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I'm having trouble proving the following:

1) Prove that a function f is one-one if and only if ∀xy∈A,x≠y→f(x)≠f(y).

I was told to do this by the contrapositive, so I show that f(x)=f(y) → x=y. However, how do I do this? Can I make an example?


2) Assume f:A→B is a correspondence (or bijection), i.e., f is one-one and onto. Show that f has a unique inverse (which we'll denote by f^(−1)), and that ∀x∈B,f(f^(−1)(x))=x, i.e., that f is f^(−1)'s inverse.

I'm unsure how to approach this one.

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    $\begingroup$ What is your definition of an injective function? $\endgroup$ Feb 5, 2017 at 4:47
  • $\begingroup$ For the first problem, an example is not a proof. You need to show that the given statement is the same as the contrapositive of the definition. $\endgroup$ Feb 5, 2017 at 4:47
  • $\begingroup$ The first question is actually the definition of a function being one-to-one. The contrapositive is a very common way of showing that a specific, given function is one-to-one, i.e, assume that two function values are equal and show that they must have come from the same point in the domain, conclude that the function is one-to-one. So I don't understand the first question as you've posed it. $\endgroup$
    – MMASRP63
    Feb 5, 2017 at 4:59
  • $\begingroup$ 1) is a direct equivalence of the definition... 2) can be approached by first noting that a pseudo-inverse of an injective function is surjective, and vice versa. To show uniqueness you can rely on associativity of function composition (Suppose g, h are both inverses, then so on and so forth...) $\endgroup$
    – dasaphro
    Feb 5, 2017 at 5:01
  • $\begingroup$ For the second question, can you define a function $g: B \to A$ in such a way that $g$ is the inverse of $f$? You'll need to show that $g(f(x)) = x$ for all $x \in A$ and $f(g(x)) = x$ for all $x \in B$ in order to conclude that the $g$ you produced is indeed $f^{-1}$. $\endgroup$
    – MMASRP63
    Feb 5, 2017 at 5:02

2 Answers 2

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For the first part, prove the theorem directly from the definition of an injective function: a function is injective if (and only if, though the latter phrase is often left out in definitions) $f(x)=f(y)$ implies $x=y$.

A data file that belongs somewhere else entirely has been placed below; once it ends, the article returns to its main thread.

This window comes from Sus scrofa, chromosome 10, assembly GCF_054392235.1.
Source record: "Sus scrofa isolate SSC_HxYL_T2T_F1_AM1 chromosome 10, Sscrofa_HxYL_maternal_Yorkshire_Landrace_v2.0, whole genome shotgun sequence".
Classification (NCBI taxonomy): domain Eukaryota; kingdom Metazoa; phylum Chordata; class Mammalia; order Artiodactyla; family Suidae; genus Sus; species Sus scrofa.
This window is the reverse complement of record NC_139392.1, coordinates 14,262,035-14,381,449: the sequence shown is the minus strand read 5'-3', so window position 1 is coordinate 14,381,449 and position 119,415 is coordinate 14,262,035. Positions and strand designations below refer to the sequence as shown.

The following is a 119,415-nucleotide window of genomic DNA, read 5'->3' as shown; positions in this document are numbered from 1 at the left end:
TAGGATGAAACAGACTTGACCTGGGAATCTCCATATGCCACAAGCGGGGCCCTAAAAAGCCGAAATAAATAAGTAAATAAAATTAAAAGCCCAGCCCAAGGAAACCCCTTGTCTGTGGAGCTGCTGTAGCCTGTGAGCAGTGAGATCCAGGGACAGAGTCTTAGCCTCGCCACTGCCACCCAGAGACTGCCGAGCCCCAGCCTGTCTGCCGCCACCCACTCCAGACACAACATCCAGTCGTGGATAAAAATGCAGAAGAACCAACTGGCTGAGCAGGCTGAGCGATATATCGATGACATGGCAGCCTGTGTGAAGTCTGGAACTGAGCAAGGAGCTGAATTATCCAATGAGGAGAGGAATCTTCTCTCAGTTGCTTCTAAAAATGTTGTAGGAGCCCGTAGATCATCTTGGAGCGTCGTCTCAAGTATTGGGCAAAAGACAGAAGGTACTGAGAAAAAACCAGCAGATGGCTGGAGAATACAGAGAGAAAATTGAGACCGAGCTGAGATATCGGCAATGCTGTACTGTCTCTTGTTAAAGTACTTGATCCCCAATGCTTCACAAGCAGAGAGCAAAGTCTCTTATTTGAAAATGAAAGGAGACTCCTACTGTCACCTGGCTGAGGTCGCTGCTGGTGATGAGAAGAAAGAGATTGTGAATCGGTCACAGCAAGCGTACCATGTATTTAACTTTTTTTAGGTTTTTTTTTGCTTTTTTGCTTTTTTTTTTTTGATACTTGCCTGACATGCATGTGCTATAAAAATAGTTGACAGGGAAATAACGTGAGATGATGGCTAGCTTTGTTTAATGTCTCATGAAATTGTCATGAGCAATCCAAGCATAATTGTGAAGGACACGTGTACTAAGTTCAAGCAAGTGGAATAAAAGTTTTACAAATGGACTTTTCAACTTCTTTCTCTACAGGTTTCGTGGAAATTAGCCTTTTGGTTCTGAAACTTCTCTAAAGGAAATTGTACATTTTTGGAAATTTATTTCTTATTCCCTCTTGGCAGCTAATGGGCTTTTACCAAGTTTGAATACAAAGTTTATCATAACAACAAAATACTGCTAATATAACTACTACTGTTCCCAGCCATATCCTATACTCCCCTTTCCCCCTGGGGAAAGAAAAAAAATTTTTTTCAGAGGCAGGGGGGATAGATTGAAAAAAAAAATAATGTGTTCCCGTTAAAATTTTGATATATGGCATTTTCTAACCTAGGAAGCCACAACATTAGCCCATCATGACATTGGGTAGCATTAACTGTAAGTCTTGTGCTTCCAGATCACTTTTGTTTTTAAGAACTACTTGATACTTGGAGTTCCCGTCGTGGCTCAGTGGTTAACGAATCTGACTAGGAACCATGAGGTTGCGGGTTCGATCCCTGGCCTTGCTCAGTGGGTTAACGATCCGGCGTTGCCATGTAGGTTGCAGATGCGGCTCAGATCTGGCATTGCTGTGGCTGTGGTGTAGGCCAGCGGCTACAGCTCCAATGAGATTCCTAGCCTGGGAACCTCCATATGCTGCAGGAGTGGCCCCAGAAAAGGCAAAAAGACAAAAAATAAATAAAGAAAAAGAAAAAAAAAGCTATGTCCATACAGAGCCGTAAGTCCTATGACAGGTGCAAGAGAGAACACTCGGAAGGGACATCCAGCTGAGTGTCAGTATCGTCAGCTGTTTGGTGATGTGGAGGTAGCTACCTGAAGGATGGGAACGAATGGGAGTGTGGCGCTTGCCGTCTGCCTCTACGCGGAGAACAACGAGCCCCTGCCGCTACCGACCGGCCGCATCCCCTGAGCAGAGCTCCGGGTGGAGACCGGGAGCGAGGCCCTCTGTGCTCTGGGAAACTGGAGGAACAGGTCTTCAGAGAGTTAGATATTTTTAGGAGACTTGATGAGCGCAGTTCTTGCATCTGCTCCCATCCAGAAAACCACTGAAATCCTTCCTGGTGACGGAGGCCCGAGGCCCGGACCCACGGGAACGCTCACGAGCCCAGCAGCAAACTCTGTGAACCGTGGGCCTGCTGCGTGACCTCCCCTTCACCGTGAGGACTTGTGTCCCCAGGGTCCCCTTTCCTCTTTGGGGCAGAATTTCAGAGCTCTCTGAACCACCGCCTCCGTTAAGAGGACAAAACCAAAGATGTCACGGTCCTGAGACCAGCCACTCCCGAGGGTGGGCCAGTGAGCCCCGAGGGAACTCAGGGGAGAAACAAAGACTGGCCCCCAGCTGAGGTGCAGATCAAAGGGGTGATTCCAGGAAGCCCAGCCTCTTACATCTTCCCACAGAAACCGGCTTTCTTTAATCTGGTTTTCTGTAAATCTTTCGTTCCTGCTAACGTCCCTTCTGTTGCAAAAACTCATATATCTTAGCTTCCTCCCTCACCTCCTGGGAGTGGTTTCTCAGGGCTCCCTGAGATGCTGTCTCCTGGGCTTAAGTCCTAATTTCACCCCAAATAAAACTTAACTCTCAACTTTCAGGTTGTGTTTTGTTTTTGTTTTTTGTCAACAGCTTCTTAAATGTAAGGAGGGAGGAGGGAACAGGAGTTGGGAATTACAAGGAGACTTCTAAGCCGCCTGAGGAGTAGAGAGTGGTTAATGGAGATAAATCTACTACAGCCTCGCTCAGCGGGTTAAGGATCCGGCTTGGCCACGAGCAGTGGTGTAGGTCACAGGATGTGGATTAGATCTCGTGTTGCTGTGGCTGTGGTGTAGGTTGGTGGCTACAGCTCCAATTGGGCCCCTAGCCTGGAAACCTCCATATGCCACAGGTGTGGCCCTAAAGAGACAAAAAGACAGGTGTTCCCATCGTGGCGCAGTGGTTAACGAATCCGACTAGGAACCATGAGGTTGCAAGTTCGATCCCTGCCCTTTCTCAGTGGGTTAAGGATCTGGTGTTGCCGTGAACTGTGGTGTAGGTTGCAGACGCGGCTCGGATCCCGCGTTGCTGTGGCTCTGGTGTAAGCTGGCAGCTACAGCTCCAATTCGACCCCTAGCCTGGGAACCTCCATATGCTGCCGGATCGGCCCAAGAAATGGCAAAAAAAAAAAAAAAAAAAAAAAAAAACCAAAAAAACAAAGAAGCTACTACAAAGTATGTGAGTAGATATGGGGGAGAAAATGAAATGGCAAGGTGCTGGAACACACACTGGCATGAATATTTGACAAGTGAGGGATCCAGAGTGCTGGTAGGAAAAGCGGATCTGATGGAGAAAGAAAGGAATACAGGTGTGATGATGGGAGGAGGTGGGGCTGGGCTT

But $f(x)=f(y)$ implies $x=y$ if and only if $x \not = y$ implies $f(x) \not = f(y).$ This is the application of contrapositive to the definition of one-to-one (injective) functions.

For the second part, you must first show that $f(x)$ has an inverse, then show that this inverse is unique. Since $f(x)$ is injective onto its range, $f(x)=f(y)$ implies $x=y.$

Designate a function $f^{-1}$ on the range element $f(x)$ in such a way that $f^{-1}(f(x))=x.$ We must show the function is well-defined, that is, there is no more than just $x$ as the answer. But $f(x)=f(y)$ if and only if $x=y,$ so $f^{-1}(f(x))=f^{-1}(f(y))=x.$ Hence $f^{-1}$ is well-defined. Similarly, $f^{-1}(f(x))=f^{-1}f(y))$ implies $x=y,$ from the definition of inverse, but from the one-to-one property of $f,$ we have $f(x)=f(y)$ so that $f^{-1}$ is itself also a one-to-one function. Finally, $f(x)$ maps onto all the range, so that $f^{-1}(x)$ maps onto all the domain, showing $f^{-1}$ is a bijection.

Now suppose $f(f^{-1})(x)=y.$ Then applying $f^{-1}$ to both sides gets $f^{-1}(y)=f^{-1}(x)$ which means $y=x$ since $f^{-1}$ is one-to-one. Hence $f(f^{-1})(x)=x.$

For uniqueness, suppose $f^{-1}(f(x))=x=g(f(x))$ for all $x.$ Then $f^{-1}(f(x))-g(f(x))=0$ for all $x,$ meaning $f^{-1}$ and $g$ are the same function. So the inverse must be unique.

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I suppose your original definition is (for some $f:X \rightarrow Y$)

$$f \text{ injective iff } \forall x,y \in X: (f(x) = f(y))\rightarrow (x= y)\text{.}$$

Then the other statement is just the contrapositive, indeed,as $p \rightarrow q$ is logically equivalent to $\lnot q \rightarrow \lnot p$. If you had logic before ,you can just stop there.

Otherwise a simple proof by contradiction will do: let $x \neq y$ be points of the domain $X$. Suppose that $f(x) = f(y)$. Injectiveness (the original definition) now allows us to conclude that $x=y$, but we cannot have both $x=y$ and $x \neq y$, contradiction, hence the assumption $f(x) = f(y)$ was wrong hence $f(x) \neq f(y)$.

On the other hand, if $f$ satisfies the $\neq$-variant then $f$ is injective using the same ideas: suppose $x,y$ satisfy $f(x) = f(y)$. Assume $x \neq y$. Then we could conclude $f(x) \neq f(y)$, a direct contradiction with $f(x) = f(y)$, so that assumption is wrong and so $x = y$, as required.

When $f: A \rightarrow B$ is a bijection ,for every $b \in B$ define $f^{-1}(b)$ to be the unique point $a \in A$ such that $f(a) = b$. There is at least one, by surjectiveness and at most one by injectiveness (if $a'$ is another candidate, they both map to $b$ so are the same). Now check whatever your definition of inverse of $f$ is (you don't state it, though I can guess).

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